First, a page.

The CBC writes that

[t]he rule denying the vote to Canadians outside the country for more than five years was enacted in 1993 amid debate about the strength of their ties to Canada and how well informed they are about the domestic political situation. However, it was only in 2007 that Elections Canada began to enforce the rule to “more clearly reflect the intention of Parliament,” said spokesman John Enright. Until then, the five-year clock would reset for expats who returned even for short visits. Now, they have to “resume residency” before leaving again to regain their right to vote abroad.

It adds that

[a]ccording to economist Don DeVoretz, professor emeritus of Simon Fraser University, close to 10 per cent of all Canadians live abroad – a larger population than all but four of the provinces. About one-third of them live in the United States.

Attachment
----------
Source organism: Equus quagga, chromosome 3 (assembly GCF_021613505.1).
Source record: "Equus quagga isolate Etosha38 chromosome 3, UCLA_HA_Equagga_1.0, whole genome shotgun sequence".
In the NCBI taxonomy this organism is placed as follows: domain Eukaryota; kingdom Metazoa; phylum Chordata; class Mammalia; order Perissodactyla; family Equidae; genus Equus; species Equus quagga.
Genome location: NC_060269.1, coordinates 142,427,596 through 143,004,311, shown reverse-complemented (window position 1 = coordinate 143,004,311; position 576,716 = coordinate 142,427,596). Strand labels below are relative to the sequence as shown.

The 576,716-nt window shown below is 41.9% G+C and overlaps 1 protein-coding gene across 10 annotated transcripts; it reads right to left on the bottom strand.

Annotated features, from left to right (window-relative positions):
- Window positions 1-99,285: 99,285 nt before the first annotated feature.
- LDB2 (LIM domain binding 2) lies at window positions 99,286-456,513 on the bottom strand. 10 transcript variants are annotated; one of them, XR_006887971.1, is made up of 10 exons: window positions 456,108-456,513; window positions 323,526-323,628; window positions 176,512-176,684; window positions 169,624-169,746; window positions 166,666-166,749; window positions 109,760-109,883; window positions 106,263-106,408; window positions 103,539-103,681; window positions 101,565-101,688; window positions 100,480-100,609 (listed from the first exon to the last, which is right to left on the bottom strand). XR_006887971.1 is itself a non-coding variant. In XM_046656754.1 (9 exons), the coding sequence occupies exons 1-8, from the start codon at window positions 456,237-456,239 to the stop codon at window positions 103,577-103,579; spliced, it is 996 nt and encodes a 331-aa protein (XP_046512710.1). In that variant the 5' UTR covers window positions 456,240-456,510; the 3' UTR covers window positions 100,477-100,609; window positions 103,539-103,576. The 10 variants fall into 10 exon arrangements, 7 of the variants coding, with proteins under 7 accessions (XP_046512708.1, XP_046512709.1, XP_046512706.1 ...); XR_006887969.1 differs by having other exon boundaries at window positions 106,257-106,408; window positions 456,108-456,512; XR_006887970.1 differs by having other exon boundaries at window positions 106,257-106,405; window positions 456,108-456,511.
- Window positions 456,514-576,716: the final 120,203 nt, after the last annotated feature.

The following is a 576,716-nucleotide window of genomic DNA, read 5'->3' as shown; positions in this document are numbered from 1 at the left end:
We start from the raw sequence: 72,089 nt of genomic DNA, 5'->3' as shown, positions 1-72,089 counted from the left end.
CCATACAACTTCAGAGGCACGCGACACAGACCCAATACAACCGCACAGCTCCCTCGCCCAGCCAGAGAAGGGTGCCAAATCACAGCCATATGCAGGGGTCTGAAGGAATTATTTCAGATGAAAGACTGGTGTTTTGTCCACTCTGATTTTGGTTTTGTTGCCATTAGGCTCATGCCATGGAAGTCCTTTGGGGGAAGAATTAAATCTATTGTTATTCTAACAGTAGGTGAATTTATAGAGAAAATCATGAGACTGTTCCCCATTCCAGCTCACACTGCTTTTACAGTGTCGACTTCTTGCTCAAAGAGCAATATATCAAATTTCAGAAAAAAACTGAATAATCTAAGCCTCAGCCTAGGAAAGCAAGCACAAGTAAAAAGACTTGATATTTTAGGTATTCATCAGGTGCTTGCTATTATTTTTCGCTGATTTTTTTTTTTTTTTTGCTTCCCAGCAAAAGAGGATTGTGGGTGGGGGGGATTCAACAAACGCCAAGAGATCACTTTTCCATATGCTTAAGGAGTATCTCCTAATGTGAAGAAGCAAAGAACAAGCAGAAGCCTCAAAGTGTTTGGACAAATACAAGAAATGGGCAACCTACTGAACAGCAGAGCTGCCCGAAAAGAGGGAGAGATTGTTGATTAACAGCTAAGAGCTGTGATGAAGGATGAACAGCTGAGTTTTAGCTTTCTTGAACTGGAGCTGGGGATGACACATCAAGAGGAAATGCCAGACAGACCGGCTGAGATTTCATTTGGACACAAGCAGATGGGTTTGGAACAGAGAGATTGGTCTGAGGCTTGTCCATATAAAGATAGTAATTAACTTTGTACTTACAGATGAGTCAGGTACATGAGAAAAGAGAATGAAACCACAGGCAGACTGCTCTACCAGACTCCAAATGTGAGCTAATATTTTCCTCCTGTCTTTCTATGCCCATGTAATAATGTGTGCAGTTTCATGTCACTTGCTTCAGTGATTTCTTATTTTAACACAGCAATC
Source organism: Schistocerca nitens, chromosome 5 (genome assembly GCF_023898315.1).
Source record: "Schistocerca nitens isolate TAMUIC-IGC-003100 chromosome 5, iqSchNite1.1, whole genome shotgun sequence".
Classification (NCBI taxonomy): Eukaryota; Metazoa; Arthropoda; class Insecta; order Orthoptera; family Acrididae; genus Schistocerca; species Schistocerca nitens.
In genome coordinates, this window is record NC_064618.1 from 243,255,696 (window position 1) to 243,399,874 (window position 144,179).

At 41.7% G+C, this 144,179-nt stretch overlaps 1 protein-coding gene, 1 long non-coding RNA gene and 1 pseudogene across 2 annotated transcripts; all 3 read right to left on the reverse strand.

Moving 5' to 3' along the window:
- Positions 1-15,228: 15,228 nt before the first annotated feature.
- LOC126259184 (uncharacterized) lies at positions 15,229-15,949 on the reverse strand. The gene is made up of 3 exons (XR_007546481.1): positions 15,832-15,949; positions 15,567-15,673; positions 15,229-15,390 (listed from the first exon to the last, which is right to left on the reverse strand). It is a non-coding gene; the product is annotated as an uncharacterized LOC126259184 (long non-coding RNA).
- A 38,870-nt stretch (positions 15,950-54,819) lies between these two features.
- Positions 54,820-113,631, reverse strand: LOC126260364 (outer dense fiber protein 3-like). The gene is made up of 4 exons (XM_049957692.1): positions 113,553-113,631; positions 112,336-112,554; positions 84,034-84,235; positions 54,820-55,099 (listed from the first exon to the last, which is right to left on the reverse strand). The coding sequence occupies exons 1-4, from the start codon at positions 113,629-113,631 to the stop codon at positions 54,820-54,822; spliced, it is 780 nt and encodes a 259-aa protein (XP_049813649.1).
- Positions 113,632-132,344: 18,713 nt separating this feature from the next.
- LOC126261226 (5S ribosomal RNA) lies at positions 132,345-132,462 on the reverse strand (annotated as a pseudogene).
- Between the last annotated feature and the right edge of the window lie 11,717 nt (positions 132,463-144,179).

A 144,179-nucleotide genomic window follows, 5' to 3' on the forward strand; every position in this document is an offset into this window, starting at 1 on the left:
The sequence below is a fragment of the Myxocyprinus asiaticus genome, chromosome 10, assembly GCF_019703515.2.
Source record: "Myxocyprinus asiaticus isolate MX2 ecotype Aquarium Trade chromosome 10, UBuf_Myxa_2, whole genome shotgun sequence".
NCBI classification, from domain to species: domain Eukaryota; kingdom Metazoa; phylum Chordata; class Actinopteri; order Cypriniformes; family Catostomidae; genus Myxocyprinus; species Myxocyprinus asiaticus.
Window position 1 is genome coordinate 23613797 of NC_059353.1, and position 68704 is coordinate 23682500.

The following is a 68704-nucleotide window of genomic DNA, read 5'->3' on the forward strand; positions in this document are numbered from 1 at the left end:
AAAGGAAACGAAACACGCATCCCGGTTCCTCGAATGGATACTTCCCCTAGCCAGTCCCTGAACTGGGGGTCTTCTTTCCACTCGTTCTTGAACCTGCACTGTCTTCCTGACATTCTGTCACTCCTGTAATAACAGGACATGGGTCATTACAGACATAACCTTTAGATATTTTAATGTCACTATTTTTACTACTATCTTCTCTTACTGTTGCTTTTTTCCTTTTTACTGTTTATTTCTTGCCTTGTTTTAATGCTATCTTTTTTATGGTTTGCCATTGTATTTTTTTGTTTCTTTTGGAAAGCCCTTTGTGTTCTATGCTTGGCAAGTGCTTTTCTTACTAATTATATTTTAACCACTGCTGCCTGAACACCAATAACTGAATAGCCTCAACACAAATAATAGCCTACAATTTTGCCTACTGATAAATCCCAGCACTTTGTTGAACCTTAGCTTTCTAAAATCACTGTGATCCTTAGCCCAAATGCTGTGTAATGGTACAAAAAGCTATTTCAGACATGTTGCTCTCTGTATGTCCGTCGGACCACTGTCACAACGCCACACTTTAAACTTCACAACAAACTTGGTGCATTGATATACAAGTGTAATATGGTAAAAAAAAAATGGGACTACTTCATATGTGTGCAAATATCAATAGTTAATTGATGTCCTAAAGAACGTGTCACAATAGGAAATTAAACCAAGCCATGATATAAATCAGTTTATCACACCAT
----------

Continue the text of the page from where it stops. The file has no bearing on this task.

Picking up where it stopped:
The leading case on the disenfranchisement of a class of citizens is Sauvé v. Canada (Chief Electoral Officer), 2002 SCC 68, [2002] 3 S.C.R. 519, which the Supreme Court held ― by a 5-4 majority ― that denying the right to vote to prison inmates serving sentences of two years or more was a violation of s. 3 of the Canadian Charter of Rights and Freedoms, which provides (in part) that “[e]very citizen of Canada has the right to vote in an election of members of the House of Commons,” and that this violation was not justified by s. 1 of the Charter. The government had conceded the s. 3 violation, which I assume will also happen in this case. The real debate in Sauvé was, and will be here, on the s. 1 justification.